Stoke-on-Trent is the home of the Potteries; with its residents famously gaining the nickname of the Potters. Though, there is much more to do and see here than just the pot banks and museums. Before we get onto everything else Stoke has to offer, I have to talk about the history of the Potteries. The Potteries was and, as far as I’m aware, is still the main producer of pottery and fine china in England.
Many of the pot banks and factories are now closed for work, but have since opened as museums and activity centres where you can learn about the city’s history and get in on the action yourself. A visit to the Emma Bridgewater pottery centre to paint a plate was a common school trip for all children who grew up in the area. No matter what school you went to, you could guarantee that this would be something you could talk about. Though places like the Wedgewood estate are now hidden in housing estates, the artistic history of the area remains to be fully hidden from view.
Throughout the UK, there are so many places where you can go for a nice walk round the lake and through the forests. Though I can bet there aren’t that many places where you’ll be kept company by monkeys going about their daily lives at the same time. Trentham Monkey Forest is only a short way out from the centre of Stoke and is home to over 140 Barbary macaques. The monkeys are entirely free-living in the forest with the only cage being the fence around the grounds, keeping the monkeys safe from the main road at the boundary. The walk round the forest is just less than a mile long but it’s incredibly easy to spend hours wandering round, watching the monkeys as they play with one another and listening to the guides as they explain about the monkeys’ lives. Barbary macaques are currently listed as an endangered species due to habitat loss and the illegal pet trade. Therefore, it’s nice to think that there’s such an effort for their conservation so close to home.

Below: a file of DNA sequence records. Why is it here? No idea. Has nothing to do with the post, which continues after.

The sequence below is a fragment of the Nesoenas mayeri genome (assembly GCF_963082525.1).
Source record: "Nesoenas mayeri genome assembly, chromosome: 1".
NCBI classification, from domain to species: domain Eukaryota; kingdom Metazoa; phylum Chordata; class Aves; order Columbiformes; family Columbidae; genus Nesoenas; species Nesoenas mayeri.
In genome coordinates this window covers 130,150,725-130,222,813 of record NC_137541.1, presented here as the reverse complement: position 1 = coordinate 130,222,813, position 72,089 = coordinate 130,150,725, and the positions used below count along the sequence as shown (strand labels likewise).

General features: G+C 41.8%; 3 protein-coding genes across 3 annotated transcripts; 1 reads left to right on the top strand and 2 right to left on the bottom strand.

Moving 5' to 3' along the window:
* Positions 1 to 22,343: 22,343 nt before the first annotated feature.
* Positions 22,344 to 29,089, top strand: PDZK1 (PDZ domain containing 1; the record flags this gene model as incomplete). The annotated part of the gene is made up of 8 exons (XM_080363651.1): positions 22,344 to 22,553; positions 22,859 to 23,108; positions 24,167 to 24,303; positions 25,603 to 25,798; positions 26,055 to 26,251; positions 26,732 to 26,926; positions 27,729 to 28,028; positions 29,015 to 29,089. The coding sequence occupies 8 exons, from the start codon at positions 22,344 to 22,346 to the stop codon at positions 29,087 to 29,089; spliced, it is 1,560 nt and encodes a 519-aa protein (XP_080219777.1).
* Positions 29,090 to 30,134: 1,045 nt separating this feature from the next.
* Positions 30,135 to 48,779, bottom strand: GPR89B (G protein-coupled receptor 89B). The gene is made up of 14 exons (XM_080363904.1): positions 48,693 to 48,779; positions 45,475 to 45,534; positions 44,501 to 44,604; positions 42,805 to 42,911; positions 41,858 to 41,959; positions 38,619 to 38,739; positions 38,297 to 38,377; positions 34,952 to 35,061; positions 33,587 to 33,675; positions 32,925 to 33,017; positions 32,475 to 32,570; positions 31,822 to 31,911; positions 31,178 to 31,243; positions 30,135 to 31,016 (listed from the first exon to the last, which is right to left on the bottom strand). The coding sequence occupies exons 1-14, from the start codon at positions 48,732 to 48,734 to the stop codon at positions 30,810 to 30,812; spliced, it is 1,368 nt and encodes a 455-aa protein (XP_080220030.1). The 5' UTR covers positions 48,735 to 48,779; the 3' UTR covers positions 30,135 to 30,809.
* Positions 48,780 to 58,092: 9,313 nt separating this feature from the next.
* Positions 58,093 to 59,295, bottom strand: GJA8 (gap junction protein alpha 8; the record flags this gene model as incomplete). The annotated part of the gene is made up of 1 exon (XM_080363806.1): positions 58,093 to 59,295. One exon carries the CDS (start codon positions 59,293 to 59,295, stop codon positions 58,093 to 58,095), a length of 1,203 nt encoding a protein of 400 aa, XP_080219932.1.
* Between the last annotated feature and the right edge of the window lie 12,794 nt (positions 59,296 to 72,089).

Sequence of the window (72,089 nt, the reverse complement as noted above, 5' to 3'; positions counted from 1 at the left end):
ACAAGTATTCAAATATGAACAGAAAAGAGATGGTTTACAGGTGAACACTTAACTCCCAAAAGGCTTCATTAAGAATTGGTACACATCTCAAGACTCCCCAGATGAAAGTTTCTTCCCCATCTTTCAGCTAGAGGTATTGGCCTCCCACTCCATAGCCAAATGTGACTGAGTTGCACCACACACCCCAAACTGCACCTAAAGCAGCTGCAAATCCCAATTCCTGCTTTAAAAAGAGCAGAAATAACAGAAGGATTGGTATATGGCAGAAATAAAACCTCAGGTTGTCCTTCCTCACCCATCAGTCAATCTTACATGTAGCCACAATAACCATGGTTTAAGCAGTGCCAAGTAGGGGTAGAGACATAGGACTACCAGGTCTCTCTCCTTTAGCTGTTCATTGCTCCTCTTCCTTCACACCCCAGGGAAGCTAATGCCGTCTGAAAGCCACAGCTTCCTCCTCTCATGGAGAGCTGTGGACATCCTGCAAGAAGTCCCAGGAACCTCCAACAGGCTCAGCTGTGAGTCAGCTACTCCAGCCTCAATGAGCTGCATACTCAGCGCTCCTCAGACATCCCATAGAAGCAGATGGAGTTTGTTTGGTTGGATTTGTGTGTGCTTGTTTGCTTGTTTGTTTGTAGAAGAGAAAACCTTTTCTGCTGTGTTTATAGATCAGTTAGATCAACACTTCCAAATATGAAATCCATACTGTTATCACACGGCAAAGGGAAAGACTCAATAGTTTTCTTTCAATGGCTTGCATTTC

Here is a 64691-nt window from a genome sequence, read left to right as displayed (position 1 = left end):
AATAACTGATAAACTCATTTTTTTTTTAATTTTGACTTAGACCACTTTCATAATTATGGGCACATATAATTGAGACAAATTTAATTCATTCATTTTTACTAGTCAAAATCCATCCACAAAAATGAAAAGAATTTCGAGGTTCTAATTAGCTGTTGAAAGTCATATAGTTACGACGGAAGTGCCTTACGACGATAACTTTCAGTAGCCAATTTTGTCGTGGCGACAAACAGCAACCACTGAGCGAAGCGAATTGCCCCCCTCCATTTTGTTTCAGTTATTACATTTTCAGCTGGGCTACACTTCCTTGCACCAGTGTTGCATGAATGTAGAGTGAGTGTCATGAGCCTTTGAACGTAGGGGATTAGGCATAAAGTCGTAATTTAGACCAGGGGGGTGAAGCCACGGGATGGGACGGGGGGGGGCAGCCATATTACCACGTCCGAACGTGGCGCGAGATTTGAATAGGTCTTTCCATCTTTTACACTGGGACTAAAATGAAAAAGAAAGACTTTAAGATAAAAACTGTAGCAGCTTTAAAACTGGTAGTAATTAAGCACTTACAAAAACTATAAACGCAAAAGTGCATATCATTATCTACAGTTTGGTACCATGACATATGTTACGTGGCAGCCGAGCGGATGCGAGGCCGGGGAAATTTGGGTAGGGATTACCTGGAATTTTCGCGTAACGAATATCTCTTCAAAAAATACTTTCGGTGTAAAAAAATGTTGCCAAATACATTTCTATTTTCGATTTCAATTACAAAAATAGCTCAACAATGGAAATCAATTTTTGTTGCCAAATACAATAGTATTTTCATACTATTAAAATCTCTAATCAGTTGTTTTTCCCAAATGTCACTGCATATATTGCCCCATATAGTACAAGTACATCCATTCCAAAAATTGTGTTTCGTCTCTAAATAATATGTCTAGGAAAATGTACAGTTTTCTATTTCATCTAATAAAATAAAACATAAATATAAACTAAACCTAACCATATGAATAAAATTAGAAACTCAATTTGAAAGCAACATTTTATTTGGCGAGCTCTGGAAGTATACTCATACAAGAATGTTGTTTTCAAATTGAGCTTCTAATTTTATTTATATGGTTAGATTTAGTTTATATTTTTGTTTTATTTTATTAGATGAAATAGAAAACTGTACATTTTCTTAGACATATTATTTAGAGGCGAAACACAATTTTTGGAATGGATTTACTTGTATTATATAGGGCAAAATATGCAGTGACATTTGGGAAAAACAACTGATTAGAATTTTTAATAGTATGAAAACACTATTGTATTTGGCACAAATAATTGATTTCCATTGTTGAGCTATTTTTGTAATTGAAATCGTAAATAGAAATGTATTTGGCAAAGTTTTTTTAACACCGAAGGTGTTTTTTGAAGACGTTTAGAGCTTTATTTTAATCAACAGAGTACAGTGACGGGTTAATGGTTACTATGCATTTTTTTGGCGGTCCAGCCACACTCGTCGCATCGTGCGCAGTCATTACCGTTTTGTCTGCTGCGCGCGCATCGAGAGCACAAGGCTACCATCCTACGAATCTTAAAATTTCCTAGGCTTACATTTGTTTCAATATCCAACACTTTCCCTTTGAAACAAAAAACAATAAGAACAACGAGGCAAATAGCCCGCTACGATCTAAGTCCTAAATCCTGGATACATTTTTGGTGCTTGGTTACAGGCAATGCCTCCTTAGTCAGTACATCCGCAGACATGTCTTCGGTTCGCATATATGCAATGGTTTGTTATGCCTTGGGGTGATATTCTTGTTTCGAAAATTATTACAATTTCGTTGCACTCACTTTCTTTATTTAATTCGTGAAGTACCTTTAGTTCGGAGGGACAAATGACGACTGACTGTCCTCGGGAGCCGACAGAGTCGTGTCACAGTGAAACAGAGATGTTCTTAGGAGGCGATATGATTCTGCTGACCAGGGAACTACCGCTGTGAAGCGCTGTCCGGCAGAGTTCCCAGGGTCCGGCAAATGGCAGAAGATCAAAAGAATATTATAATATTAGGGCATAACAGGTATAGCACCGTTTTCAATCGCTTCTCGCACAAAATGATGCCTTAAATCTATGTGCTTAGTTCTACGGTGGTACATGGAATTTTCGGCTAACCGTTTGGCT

I could spend ages telling you all the other places you could visit like Alton Towers or Shugborough Hall. But without fail, the final stop on our tour of Stoke just has to be the North Staffordshire tradition of oatcakes for breakfast. Everyone has their own recipe for oatcakes, and most keep their recipe a closely guarded secret, not even sharing it with family members. At one point, you could guarantee you’d find an oatcake shop at every street corner with some even operating from people’s front rooms. The best way to serve them is hotly debated though the general agreement is they have to be savoury and filled with an almost ungodly amount of melted cheese, and none of this sweet oatcake lark that some places have tried popularising recently.
Typically Stoke isn’t the first place I’d think to recommend to anyone when they ask for travel advice. When you spend so long in a place, especially your hometown, you start to forget all of the amazing things about it and why you love living there in the first place.